Child development: preschooler

Self-Liberating Preschooler

by Aigul Aubanova on August 25, 2011

in Child Development

Child development is a process of a child liberating from dependencies and fears toward freedom. On her way to independence a child goes through the infant, toddler, preschooler, school-age, and teenage stages. A preschooler continues to be introduced and learns to communicate with the world. The new ability to talk expands her freedom to explore the world and acquire knowledge about her brand new identity. At this important stage a child forms her image of herself, her I-concept, which will lead her to happiness or, if her parents are careless, to misery for the rest of her life.

Most experts of modern psychology, mental health therapy, or healing practices say that the heaviest of the emotional problems are rooted in a person’s childhood. Most people remember themselves being 4-5 year old when they first realized their identity. With new freedoms a child has new choices and new fears. At this important stage a child learns to navigate herself through the choices and avoid dangerous consequences. If in this process of exploring the world the child discovers more joys than fears, she will grow up into a happy person, friendly to the world. If  there will be more fears in her young life she might grow up into a person preoccupied with her insecurity.

A lot is going on in a preschooler’s mind. Who am I? Am I good or bad? Am I pretty? Am I wanted? A child is forming her image of herself, her I-concept. Simon Soloveychik emphasizes that at this age a child forms something that she will call later – her soul. Even 70 years later an old lady will still have a little girl inside her. The belief of her value that formed at age 5 will attract her life circumstances to match this belief. This perception does not change through life, unless the person decides to change it in the process of internal growth.

To understand what a child feels at this stage imagine a tourist in a foreign country who just learned to speak the language. She is still confusing lots of words, and is afraid to be embarrassed because of her lack of vocabulary and proper pronunciation. She often feels helpless and needs an interpreter. However, she strives to liberate herself from uncomfortable helplessness even if the interpreter often stands in her way. She goes around by herself and speaks to strangers. If the country she explores is friendly and populated with smiling people her journey of self-liberation will end up happily in the new stage.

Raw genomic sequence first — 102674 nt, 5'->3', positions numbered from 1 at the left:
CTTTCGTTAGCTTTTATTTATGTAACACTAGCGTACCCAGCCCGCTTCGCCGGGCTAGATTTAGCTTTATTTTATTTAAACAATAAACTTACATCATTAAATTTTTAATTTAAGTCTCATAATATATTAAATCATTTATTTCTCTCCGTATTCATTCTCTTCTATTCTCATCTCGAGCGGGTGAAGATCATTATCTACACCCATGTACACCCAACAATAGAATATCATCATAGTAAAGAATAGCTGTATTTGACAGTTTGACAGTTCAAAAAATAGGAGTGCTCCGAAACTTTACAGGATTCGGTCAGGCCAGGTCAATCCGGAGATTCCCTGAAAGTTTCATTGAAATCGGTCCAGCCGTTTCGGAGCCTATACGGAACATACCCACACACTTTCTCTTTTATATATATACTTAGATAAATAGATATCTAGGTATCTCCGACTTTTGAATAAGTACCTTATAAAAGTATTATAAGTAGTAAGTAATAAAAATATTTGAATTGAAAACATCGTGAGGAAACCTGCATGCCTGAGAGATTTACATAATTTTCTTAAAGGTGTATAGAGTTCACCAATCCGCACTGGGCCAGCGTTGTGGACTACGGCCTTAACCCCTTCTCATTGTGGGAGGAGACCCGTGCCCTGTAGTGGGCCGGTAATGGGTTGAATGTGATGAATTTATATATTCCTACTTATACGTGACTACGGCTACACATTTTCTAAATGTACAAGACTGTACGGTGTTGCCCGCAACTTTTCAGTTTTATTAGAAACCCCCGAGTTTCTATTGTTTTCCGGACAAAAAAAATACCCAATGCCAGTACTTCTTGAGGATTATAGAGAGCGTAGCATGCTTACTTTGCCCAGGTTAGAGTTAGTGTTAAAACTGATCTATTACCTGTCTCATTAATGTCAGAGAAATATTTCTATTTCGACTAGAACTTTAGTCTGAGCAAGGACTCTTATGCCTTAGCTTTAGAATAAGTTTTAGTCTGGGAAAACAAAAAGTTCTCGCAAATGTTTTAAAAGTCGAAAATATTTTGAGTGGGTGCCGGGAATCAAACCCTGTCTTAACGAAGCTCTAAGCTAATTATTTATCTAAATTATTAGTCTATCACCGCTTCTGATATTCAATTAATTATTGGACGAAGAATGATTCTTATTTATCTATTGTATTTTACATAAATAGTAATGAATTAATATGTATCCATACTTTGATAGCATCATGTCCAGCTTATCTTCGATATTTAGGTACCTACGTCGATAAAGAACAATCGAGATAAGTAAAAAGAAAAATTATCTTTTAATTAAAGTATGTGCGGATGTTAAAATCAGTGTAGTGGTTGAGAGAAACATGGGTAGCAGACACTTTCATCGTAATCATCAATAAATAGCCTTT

However, it is often the case where the interpreter is preoccupied with her duty. Out of good intentions she tries to lead the tourist to safe places, even against the tourist’s will. The same sense of duty and righteousness occurs with parents. Thus, a power struggle begins. Sometimes it turns into a war between a child and a parent, which may continue through both their lives. Unfortunately many parents don’t know other ways to communicate with the child because they grew up constantly battling with their own parents. Now, when they obviously have power, they exercise it as their right to punish or have mercy. But what they don’t realize is that a child may accept this punishment as something which belongs to her identity. When grown up she will continue punish herself, in her mind, because of guilt, self-hatred and a habit to be insecure.

Thus the evil circle continues from generation to generation. To break it there is only one thing a parent can do: let it go! Let the old-rooted feeling of being stuck in misery and unworthiness go. This is an internal work of soul. However, nothing else works. A child at a preschooler stage is a very sensitive and spiritual being. She will immediately sense the parent’s transformation, even the slightest shift of it. She would be grateful and learn to grow too.


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